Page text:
England shrug off Cameroon protests to reach Women’s World Cup quarter-finals

England set up a Women’s World Cup quarter-final against Norway after beating Cameroon 3-0 in a remarkable, ill-tempered clash in Valenciennes.

England's Alex Greenwood (3) celebrates scoring her side's third goal against Cameroon in Valenciennes. Picture: John Walton/PA

Phil Neville’s side went ahead in the 14th minute at the Stade du Hainaut when Cameroon were deemed guilty of a back pass and, from the resulting indirect free-kick, Toni Duggan teed up a strike by England captain Steph Houghton.

Extraordinary scenes then followed as Cameroon made their displeasure known about two VAR decisions that went against them.

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After Ellen White’s finish in first-half stoppage time was ruled out for offside and the decision was subsequently overturned, Cameroon’s players remonstrated at length with the officials and there appeared some doubt over whether they would resume playing.

Match referee Qin Liang intervenes after Cameroon's Alexandra Takounda (21) fouls England's Steph Houghton (obscured) and England head coach Phil Neville (bottom left) and Cameroon head coach Alain Djeumfa (bottom right) exchange words. Picture: John Walton/PA

Their anger then increased shortly after the interval when Ajara Nchout fired the ball into England’s net and a VAR review saw that effort chalked off for offside. The game was held up once more as Cameroon made further angry protests, with Nchout in tears.

England survived some scares soon after, then extended their advantage in the 59th minute through Alex Greenwood’s finish, before referee Qin Liang made another VAR check following a Ysis Sonkeng challenge on Fran Kirby, with no penalty being given.

Having come through a test that also saw them receive some rough treatment and Duggan being spat on, England will now face Norway on Thursday in Le Havre for a place in the semi-finals.

In the build-up to the match Neville had described Cameroon, who, at 46th in the world, were the lowest-ranked team in the last 16, as “very unpredictable” and few could have anticipated what would unfold here in front of a crowd of 20,148 that included Samuel Eto’o.

Cameroon players stand in a huddle on the pitch after England's Ellen White scores a goal which is originally given as offside but then allowed by VAR. Picture: John Walton/PA

Alain Djeumfa’s side showed their physicality early on as Lucy Bronze was shoved over by Raissa Feudjio and Nikita Parris received an elbow in the face from Yvonne Leuko, who was perhaps fortunate only to be yellow-carded.

It was in unusual circumstances that England then grabbed the lead as Cameroon were penalised for a back pass, with goalkeeper Annette Ngo Ndom having picked the ball up when Augustine Ejangue intercepted White’s cross.

The free-kick that followed saw Duggan, whose arm was spat on by Ejangue just after the incident, roll the ball back from the edge of the six-yard box to Houghton and the skipper fired past the entire Cameroon team and in.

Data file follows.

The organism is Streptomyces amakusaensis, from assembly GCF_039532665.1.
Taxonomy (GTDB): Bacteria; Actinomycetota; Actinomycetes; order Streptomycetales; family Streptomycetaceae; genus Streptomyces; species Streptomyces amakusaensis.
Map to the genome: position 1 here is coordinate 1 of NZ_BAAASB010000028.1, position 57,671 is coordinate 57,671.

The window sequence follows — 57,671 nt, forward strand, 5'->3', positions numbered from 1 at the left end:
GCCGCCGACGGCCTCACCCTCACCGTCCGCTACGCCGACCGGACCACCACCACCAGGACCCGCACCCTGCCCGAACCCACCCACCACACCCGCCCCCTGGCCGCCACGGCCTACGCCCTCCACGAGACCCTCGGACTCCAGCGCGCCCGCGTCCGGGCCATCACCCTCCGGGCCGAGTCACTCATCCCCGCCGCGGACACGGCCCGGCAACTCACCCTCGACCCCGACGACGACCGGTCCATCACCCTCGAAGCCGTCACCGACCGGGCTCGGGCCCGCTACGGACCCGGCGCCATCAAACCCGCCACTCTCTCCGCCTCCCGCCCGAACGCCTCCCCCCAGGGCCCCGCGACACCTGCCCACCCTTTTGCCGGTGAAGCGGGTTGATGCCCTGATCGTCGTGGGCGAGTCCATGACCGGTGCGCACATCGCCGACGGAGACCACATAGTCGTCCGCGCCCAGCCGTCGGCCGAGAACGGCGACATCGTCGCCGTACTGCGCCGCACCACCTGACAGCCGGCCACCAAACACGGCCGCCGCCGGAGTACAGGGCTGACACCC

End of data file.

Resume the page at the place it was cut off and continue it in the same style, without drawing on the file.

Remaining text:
Duggan struck off-target soon after and Gaelle Enganamouit then blasted over England’s goal before the first half concluded in memorable style.

England's Ellen White (right) celebrates scoring her side's second goal against Cameroon in Valenciennes.. Picture: Richard Sellers/PA

White slotted the ball in having been played in by Bronze, the flag went up for offside and, after the matter went to a VAR review, the score was confirmed as 2-0.

Replays showed White to have been clearly onside, but there was a livid reaction to the decision from Cameroon’s players, who were adamant there had been an error and pointed to the big screen.

It seemed possible they might not continue, before the game did finally get back under way and the whistle went for half-time. There was then a similar response from Cameroon just a few minutes into the second half when England lost possession, Nchout slammed the ball in from Enganamouit’s cut-back and the initial decision to give the goal was overturned via VAR for a marginal offside.

Again there was a lengthy pause to the game as Cameroon appeared unwilling to accept the decision. Nchout had tears in her eyes as she was comforted by her team-mates and Djeumfa.

Cameroon's Gabrielle Aboudi Onguene (left) and Ajara Nchout show their frustration in Valenciennes on Sunday. Picture: Richard Sellers/PA

After play eventually resumed again, Greenwood’s error at the back was almost punished as Alexandra Takounda brought a save out of Karen Bardsley.

Greenwood then made an interception after Takounda lifted the ball over Bardsley, before settling England’s nerves as she struck home from Duggan’s corner. There was yet more VAR drama thereafter, Qin making a pitchside check after Kirby went down in the box under Sonkeng’s tackle, with no penalty given.

The referee then reviewed footage again late on for a possible red card when Houghton was the victim of an awful challenge by Takounda, the final outcome being a yellow card.

England: Bardsley, Bronze, Houghton, Bright, Greenwood, Walsh, Kirby, Scott (Staniforth 78), Parris (Williamson 84), White (Taylor 64), Duggan. Unused substitutes: Telford, Stokes, McManus, Moore, Daly, Stanway, Carney, Mead, Earps.

Cameroon: Ngo, Leuko, Ejangue (Sonkeng 64), Johnson, Awona, Nchout, Abam (Abena 68), Feudjio, Yango, Onguene, Enganamouit (Takounda 54). Unused substitutes: Mambingo, Manie, Ngono Mani, Meffometou, Menene, Akaba, Ngo Ndoumbouk, Ngo Mbeleck, Ongmahan.

Referee: Qin Liang (China)

England head coach Phil Neville instructs his players against Cameroon in Valenciennes. Picture: Richard Sellers/PA